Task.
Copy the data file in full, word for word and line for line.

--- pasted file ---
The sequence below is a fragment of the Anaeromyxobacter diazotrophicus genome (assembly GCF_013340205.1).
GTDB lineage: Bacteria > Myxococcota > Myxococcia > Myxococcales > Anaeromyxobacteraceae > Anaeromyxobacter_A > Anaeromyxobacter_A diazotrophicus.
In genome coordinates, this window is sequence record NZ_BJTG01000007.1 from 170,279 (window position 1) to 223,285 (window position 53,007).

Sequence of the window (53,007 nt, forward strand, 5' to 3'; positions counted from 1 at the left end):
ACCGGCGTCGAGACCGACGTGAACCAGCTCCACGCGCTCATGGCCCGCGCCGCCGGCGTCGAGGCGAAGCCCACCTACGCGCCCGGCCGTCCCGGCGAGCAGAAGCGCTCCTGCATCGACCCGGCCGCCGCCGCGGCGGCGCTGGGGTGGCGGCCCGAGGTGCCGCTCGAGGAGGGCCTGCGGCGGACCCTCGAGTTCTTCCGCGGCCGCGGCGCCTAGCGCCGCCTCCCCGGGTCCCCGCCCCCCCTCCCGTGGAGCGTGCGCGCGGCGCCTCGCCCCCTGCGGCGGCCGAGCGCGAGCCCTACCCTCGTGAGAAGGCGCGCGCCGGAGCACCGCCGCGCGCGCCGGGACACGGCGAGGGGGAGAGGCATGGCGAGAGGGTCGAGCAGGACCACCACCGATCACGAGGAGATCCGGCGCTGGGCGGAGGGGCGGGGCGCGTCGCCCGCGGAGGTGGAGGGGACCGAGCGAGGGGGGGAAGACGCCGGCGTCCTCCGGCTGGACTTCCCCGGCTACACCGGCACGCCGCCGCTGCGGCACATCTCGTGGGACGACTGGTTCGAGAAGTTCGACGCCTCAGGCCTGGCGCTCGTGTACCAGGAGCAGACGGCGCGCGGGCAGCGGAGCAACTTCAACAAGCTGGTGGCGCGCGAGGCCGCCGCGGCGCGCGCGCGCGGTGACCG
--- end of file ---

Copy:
The sequence below is a fragment of the Anaeromyxobacter diazotrophicus genome (assembly GCF_013340205.1).
GTDB lineage: Bacteria > Myxococcota > Myxococcia > Myxococcales > Anaeromyxobacteraceae > Anaeromyxobacter_A > Anaeromyxobacter_A diazotrophicus.
In genome coordinates, this window is sequence record NZ_BJTG01000007.1 from 170,279 (window position 1) to 223,285 (window position 53,007).

Sequence of the window (53,007 nt, forward strand, 5' to 3'; positions counted from 1 at the left end):
ACCGGCGTCGAGACCGACGTGAACCAGCTCCACGCGCTCATGGCCCGCGCCGCCGGCGTCGAGGCGAAGCCCACCTACGCGCCCGGCCGTCCCGGCGAGCAGAAGCGCTCCTGCATCGACCCGGCCGCCGCCGCGGCGGCGCTGGGGTGGCGGCCCGAGGTGCCGCTCGAGGAGGGCCTGCGGCGGACCCTCGAGTTCTTCCGCGGCCGCGGCGCCTAGCGCCGCCTCCCCGGGTCCCCGCCCCCCCTCCCGTGGAGCGTGCGCGCGGCGCCTCGCCCCCTGCGGCGGCCGAGCGCGAGCCCTACCCTCGTGAGAAGGCGCGCGCCGGAGCACCGCCGCGCGCGCCGGGACACGGCGAGGGGGAGAGGCATGGCGAGAGGGTCGAGCAGGACCACCACCGATCACGAGGAGATCCGGCGCTGGGCGGAGGGGCGGGGCGCGTCGCCCGCGGAGGTGGAGGGGACCGAGCGAGGGGGGGAAGACGCCGGCGTCCTCCGGCTGGACTTCCCCGGCTACACCGGCACGCCGCCGCTGCGGCACATCTCGTGGGACGACTGGTTCGAGAAGTTCGACGCCTCAGGCCTGGCGCTCGTGTACCAGGAGCAGACGGCGCGCGGGCAGCGGAGCAACTTCAACAAGCTGGTGGCGCGCGAGGCCGCCGCGGCGCGCGCGCGCGGTGACCG